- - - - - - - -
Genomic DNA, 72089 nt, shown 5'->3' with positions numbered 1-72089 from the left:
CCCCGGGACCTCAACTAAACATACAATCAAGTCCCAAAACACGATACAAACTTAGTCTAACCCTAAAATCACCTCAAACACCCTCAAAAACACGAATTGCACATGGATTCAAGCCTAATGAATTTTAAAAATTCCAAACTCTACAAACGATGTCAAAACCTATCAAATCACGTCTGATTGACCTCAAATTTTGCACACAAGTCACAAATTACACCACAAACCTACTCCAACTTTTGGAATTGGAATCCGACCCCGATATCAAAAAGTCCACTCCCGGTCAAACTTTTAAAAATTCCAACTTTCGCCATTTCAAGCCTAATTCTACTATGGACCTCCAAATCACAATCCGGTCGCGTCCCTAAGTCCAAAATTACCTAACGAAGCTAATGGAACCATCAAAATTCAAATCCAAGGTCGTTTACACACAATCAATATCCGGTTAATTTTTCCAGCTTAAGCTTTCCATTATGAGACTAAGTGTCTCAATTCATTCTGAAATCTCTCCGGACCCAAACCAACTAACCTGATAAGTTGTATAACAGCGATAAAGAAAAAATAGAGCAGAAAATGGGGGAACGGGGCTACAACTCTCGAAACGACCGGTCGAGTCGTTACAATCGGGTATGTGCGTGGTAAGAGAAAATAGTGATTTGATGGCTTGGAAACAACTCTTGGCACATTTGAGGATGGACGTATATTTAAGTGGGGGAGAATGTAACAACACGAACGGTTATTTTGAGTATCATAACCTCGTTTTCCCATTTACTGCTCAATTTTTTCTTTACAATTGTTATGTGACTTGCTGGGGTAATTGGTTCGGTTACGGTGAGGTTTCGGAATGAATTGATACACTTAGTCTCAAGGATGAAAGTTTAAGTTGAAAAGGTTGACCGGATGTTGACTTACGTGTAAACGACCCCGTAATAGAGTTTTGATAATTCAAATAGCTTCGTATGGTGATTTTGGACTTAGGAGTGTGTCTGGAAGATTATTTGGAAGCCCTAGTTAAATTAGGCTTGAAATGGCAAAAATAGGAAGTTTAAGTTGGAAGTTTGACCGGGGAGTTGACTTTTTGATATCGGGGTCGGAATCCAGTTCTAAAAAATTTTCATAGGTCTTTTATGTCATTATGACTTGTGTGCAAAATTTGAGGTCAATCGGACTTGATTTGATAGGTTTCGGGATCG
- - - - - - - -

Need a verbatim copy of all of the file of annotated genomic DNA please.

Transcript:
Genomic DNA, 72089 nt, shown 5'->3' with positions numbered 1-72089 from the left:
CCCCGGGACCTCAACTAAACATACAATCAAGTCCCAAAACACGATACAAACTTAGTCTAACCCTAAAATCACCTCAAACACCCTCAAAAACACGAATTGCACATGGATTCAAGCCTAATGAATTTTAAAAATTCCAAACTCTACAAACGATGTCAAAACCTATCAAATCACGTCTGATTGACCTCAAATTTTGCACACAAGTCACAAATTACACCACAAACCTACTCCAACTTTTGGAATTGGAATCCGACCCCGATATCAAAAAGTCCACTCCCGGTCAAACTTTTAAAAATTCCAACTTTCGCCATTTCAAGCCTAATTCTACTATGGACCTCCAAATCACAATCCGGTCGCGTCCCTAAGTCCAAAATTACCTAACGAAGCTAATGGAACCATCAAAATTCAAATCCAAGGTCGTTTACACACAATCAATATCCGGTTAATTTTTCCAGCTTAAGCTTTCCATTATGAGACTAAGTGTCTCAATTCATTCTGAAATCTCTCCGGACCCAAACCAACTAACCTGATAAGTTGTATAACAGCGATAAAGAAAAAATAGAGCAGAAAATGGGGGAACGGGGCTACAACTCTCGAAACGACCGGTCGAGTCGTTACAATCGGGTATGTGCGTGGTAAGAGAAAATAGTGATTTGATGGCTTGGAAACAACTCTTGGCACATTTGAGGATGGACGTATATTTAAGTGGGGGAGAATGTAACAACACGAACGGTTATTTTGAGTATCATAACCTCGTTTTCCCATTTACTGCTCAATTTTTTCTTTACAATTGTTATGTGACTTGCTGGGGTAATTGGTTCGGTTACGGTGAGGTTTCGGAATGAATTGATACACTTAGTCTCAAGGATGAAAGTTTAAGTTGAAAAGGTTGACCGGATGTTGACTTACGTGTAAACGACCCCGTAATAGAGTTTTGATAATTCAAATAGCTTCGTATGGTGATTTTGGACTTAGGAGTGTGTCTGGAAGATTATTTGGAAGCCCTAGTTAAATTAGGCTTGAAATGGCAAAAATAGGAAGTTTAAGTTGGAAGTTTGACCGGGGAGTTGACTTTTTGATATCGGGGTCGGAATCCAGTTCTAAAAAATTTTCATAGGTCTTTTATGTCATTATGACTTGTGTGCAAAATTTGAGGTCAATCGGACTTGATTTGATAGGTTTCGGGATCG